a tale of three kings

It has been around for twenty years.
I've been aware of it, but just never read it.

But recently Langham's Executive Director, Mark Hunt, gave me a copy of Gene Edwards' A Tale of Three Kings. It tracks with David as he relates to Saul above him and then Absalom below him, giving the reader 'a study in brokenness'. The narrative style creates an open-endedness that enables the reader to enter the story through a range of people.

Just 108 double-spaced pages, it was an easy read on a recent flight from Singapore to Yangon. In the face of God's call on our lives it deals with issues like patience and submission and what it looks like to entrust things to 'the One who judges justly'. Then it also gets into our own faces, digging away to discover issues like ambition and rebellion lurking in unexpected places.

Many pray for the power of God. More every year. Those prayers sound powerful, sincere, godly and without ulterior motive. Hidden under such prayer and fervor, however, are ambition, a craving for fame, the desire to be considered a spiritual giant. The person who prays such a prayer may not even know it, but dark motives and desires are in his [sic] heart ... in your heart.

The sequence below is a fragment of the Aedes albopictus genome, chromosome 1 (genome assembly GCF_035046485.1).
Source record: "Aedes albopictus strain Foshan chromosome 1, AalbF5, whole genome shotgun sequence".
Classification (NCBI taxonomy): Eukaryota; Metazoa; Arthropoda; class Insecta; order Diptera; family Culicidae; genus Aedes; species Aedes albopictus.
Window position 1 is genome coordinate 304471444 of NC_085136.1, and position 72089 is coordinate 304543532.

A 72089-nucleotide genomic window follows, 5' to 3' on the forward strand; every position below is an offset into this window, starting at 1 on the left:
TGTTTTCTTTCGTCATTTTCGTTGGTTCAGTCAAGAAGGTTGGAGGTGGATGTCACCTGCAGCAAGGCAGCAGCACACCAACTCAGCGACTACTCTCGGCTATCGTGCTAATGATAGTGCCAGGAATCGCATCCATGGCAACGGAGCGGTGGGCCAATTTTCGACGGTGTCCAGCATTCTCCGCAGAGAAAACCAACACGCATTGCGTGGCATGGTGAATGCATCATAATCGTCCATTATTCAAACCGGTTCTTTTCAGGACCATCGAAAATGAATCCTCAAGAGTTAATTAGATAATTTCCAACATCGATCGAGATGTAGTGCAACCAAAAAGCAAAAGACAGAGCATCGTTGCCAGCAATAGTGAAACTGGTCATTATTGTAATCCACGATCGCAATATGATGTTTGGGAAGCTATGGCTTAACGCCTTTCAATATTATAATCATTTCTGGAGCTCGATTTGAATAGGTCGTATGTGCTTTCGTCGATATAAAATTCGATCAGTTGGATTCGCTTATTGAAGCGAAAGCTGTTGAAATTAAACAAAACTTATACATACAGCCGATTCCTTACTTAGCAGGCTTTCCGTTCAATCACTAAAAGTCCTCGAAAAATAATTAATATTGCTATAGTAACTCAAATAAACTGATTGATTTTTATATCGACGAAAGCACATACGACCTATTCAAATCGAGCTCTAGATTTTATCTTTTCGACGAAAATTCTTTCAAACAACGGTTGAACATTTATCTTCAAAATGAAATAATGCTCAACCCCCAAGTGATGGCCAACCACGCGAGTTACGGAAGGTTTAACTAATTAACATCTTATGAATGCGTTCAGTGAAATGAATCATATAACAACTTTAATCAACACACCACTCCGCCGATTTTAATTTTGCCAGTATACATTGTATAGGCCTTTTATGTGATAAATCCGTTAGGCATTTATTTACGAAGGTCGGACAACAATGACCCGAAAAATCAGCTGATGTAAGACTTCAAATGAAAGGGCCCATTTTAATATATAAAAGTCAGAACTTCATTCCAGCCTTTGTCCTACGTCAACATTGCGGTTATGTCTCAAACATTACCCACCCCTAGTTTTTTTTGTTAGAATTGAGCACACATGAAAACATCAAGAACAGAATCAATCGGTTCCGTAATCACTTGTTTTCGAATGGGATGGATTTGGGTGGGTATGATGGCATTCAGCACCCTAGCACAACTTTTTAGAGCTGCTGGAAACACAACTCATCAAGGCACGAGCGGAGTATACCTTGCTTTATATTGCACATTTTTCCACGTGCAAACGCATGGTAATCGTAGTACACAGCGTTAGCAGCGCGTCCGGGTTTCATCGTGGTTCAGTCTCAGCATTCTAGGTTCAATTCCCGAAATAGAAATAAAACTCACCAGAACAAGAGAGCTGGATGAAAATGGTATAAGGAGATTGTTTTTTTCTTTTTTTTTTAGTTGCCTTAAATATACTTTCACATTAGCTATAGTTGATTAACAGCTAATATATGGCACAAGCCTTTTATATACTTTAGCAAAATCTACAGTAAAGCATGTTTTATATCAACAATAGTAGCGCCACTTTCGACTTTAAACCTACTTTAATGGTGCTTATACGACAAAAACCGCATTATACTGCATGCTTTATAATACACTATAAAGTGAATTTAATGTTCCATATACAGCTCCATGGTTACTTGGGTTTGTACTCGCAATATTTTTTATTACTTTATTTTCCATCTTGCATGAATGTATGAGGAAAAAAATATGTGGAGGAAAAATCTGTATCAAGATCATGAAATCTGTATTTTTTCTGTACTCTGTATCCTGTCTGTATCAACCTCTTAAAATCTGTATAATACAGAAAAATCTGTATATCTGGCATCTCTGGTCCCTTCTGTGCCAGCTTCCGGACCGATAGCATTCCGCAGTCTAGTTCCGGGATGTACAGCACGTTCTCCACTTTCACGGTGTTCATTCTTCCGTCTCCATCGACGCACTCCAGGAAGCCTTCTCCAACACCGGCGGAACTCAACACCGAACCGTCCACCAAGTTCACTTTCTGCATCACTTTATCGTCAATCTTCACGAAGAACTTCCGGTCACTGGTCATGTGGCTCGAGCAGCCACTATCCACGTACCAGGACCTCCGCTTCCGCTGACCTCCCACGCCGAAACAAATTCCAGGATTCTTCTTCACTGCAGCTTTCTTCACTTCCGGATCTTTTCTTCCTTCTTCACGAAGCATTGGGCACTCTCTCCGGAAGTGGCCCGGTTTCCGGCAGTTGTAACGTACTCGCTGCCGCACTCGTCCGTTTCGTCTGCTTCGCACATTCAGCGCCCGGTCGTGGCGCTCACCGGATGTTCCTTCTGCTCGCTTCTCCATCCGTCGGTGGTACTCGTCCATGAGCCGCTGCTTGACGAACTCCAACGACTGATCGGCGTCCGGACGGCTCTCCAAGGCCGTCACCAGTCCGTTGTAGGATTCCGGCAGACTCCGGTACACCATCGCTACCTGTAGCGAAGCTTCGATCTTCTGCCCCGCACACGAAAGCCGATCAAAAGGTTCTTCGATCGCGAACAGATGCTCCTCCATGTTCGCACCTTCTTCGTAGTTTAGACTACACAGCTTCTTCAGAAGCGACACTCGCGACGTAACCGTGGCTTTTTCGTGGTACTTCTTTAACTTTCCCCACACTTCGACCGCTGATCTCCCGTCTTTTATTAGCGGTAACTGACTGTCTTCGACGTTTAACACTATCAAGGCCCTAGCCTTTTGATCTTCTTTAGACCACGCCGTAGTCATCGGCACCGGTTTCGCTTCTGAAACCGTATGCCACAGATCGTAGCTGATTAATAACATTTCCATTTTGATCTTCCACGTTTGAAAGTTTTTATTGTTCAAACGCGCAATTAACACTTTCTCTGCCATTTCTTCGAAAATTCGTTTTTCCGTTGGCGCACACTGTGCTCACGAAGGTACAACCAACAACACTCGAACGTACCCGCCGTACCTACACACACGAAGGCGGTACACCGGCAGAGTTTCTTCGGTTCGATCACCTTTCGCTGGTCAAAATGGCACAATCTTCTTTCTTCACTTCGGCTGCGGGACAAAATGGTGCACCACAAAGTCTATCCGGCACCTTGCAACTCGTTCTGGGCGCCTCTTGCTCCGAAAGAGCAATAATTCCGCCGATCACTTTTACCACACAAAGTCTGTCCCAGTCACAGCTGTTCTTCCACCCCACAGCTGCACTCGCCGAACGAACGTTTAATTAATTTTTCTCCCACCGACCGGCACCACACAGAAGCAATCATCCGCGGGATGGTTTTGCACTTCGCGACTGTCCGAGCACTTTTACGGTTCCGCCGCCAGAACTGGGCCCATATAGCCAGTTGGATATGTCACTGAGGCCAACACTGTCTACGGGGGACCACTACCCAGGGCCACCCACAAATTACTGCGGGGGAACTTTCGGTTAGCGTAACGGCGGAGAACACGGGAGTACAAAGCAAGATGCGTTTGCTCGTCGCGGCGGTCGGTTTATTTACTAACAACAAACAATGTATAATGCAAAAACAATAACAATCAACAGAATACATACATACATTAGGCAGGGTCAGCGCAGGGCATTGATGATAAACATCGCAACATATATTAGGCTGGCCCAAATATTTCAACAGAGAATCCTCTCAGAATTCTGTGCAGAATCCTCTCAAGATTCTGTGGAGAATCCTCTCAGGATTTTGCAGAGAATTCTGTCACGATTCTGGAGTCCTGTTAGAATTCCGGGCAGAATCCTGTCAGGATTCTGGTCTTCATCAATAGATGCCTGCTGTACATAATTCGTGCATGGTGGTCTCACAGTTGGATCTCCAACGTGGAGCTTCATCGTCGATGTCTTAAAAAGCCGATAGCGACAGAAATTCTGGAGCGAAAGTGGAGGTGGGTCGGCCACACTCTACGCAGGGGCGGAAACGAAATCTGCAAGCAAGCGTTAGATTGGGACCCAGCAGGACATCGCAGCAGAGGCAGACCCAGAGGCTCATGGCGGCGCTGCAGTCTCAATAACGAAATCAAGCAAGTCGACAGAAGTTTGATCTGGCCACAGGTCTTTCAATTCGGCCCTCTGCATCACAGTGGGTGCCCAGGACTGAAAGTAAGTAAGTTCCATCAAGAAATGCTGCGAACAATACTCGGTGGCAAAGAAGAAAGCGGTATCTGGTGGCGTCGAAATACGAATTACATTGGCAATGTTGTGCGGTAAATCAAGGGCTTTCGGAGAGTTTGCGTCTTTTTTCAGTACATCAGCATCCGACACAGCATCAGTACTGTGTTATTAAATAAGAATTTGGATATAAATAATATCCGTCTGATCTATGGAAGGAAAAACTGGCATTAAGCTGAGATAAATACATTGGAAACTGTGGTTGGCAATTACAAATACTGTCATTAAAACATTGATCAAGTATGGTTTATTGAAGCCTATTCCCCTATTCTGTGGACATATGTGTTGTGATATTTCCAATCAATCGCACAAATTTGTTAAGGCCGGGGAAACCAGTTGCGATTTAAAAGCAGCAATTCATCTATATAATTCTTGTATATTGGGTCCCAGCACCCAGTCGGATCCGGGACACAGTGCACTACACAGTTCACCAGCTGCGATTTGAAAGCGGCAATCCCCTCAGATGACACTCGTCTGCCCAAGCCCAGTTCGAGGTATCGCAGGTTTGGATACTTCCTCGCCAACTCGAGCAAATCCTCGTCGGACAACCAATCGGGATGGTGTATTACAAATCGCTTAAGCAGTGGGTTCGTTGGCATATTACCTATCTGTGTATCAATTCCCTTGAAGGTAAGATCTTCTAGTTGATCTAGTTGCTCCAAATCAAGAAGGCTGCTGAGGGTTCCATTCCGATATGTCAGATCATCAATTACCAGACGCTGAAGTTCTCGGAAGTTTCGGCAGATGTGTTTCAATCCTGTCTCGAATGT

Even as people pray these prayers, they are hollow inside. There is little internal spiritual growth. Prayer for power is the quick and the short way, circumnavigating internal growth.
There is a vast difference between the outward clothing of the Spirit's power and the inward filling of the Spirit's life. In the first, despite the power, the hidden man of the heart may remain unchanged. In the latter, the monster is dealt with. (40-41)
If I was still in the world of mentoring students and emerging Christian leaders, this book would sit alongside Nouwen's In the Name of Jesus as the first two books (outside the Bible) that I would use to facilitate an opening of the inner world. That is pretty high praise from me.

nice chatting



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